This article is part of a Real Money series on 20 companies investors should consider adding to their distressed watch list.
As Real Money reported, the big U.S. steelmakers are in for a difficult 2016. But there may have been a silver lining to U.S. Steel's (X) dismal earnings report.
Wall Street is by now well aware that the big U.S. steelmakers are under stress, as shares have tanked across the board as producers idle their mills to meet cheaper commodity prices and waning demand from oil and gas customers.
And when the Pittsburgh-based manufacturer rolled out earnings last week, things appeared even more dire than expected, sending shares on a 14% drop. (U.S. Steel is one of the 20 members of Real Money's distressed watch list.)
But U.S. Steel has lately been on a rally and ahead of its peers, surging by more than 8% Wednesday as investors regained confidence in a rally of oil prices, as well as success in the company's "Carnegie Way" initiative, which CEO Mario Longhi outlined in last week's call.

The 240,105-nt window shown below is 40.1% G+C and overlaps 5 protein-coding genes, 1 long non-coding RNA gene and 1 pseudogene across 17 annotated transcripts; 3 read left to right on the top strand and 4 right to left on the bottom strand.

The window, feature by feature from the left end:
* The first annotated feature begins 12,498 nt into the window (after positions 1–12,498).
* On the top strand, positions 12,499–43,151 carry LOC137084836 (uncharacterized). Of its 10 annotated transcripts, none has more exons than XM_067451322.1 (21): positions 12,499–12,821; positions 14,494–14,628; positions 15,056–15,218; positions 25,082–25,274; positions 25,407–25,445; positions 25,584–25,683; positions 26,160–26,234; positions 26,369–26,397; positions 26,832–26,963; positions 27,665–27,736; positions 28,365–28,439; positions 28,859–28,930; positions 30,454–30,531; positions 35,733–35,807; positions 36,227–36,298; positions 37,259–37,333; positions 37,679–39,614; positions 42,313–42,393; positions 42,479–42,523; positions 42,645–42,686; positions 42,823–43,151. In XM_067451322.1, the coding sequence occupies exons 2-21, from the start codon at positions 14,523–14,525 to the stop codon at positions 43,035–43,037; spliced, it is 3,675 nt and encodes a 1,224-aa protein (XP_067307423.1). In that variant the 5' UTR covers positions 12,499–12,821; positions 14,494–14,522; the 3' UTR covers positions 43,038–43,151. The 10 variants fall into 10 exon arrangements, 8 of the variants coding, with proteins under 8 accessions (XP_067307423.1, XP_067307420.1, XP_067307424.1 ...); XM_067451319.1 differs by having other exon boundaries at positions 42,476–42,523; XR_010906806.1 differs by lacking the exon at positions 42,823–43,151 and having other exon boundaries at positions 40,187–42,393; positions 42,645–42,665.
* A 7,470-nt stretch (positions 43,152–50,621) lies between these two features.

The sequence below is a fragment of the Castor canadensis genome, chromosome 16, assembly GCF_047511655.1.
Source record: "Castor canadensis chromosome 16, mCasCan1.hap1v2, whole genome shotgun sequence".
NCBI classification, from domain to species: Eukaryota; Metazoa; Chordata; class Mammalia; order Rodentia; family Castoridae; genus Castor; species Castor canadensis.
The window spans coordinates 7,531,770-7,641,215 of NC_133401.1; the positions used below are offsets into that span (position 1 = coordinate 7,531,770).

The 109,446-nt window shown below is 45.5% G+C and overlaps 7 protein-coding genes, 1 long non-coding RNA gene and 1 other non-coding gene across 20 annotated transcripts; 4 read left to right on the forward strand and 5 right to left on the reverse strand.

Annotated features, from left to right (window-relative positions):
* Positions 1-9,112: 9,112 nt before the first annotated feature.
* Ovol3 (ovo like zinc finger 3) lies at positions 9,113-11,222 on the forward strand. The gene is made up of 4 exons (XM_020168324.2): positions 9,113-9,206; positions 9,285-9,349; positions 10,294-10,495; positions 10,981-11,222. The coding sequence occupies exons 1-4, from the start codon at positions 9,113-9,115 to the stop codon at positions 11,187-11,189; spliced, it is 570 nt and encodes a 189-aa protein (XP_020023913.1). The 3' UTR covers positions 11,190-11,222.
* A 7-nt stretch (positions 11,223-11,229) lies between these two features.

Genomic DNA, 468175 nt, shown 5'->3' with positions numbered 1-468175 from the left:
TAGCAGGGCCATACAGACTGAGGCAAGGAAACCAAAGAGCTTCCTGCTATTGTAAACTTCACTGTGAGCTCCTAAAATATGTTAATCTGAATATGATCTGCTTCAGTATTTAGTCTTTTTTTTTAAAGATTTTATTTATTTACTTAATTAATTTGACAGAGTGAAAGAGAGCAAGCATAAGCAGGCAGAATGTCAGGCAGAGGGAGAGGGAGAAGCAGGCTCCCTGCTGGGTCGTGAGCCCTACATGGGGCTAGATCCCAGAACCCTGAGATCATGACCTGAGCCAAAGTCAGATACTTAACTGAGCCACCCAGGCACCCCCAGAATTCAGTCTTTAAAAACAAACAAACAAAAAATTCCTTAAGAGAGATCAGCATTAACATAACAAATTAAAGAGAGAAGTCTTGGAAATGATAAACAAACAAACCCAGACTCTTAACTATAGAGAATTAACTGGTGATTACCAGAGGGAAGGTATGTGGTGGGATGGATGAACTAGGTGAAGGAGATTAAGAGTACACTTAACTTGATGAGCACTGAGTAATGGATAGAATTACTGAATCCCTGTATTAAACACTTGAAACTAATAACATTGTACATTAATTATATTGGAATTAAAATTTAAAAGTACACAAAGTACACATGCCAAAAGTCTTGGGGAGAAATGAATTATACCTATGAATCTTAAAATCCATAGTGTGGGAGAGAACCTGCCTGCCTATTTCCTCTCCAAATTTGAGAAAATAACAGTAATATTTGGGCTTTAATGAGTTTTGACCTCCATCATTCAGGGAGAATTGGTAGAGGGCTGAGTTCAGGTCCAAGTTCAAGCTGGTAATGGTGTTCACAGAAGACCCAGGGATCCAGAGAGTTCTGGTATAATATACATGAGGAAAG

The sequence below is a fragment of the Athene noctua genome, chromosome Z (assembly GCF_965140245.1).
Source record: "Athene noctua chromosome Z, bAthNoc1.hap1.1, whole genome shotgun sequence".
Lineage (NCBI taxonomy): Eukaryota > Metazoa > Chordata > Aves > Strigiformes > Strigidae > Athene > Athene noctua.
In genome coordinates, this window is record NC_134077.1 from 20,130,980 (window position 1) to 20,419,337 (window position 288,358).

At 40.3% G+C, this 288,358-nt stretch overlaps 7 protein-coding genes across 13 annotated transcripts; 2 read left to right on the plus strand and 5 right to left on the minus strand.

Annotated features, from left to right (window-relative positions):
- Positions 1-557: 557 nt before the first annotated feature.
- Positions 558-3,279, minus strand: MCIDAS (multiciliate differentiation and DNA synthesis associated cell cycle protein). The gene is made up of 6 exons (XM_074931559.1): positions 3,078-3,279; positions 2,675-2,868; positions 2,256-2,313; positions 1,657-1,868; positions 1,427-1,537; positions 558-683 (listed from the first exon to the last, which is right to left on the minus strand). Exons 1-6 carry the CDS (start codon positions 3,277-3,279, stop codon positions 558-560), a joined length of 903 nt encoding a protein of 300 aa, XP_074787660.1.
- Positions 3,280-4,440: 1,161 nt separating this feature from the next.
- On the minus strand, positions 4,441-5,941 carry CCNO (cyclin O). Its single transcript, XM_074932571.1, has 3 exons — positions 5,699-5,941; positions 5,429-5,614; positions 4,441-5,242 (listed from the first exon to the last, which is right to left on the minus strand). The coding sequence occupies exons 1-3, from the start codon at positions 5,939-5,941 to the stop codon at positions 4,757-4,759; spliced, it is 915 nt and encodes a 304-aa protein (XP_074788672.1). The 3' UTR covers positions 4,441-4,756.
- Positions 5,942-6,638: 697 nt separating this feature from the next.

The initiative is designed to curb costs in Longhi's effort to minimize the company's cash burn in order to provide insulation from deteriorating market conditions, and the program was able to save about $815 million by trimming expenses identified by the program last year, Longhi said.
Andrew Carnegie, the 19th-century business tycoon, participated in the creation of U.S. Steel in 1901, with the sale of his enormously lucrative Carnegie Steel to a group headed by J.P. Morgan and Elbert Gary, the company's inaugural chairman.
Shareholders want nothing more than for management to return to Carnegie's roots -- namely turning a profit -- and Wednesday's share rebound is one of the first indications that cost-cutting plan may be a step in the right direction.
"The $815 million of Carnegie Way benefits we realized in 2015 show that we continue to make significant progress on our journey toward our goal of achieving economic profit across the business cycle. Our progress is real and it is substantial, but our fourth quarter and full-year results show that it is not yet enough to fully overcome some of the worst market and business conditions we have seen."
Crude oil jumped 7% Wednesday to roughly $32 a barrel, based on U.S. benchmark West Texas Intermediate, helping also U.S. Steel rivals AK Steel (AKS) 6%, but not helping debt-laden TimkenSteel (TMST), which still managed to fall 3.5%. (Both AK Steel and TimkenSteel are also members of Real Money's distressed index.)
For more on Real Money's 20 distressed companies to watch: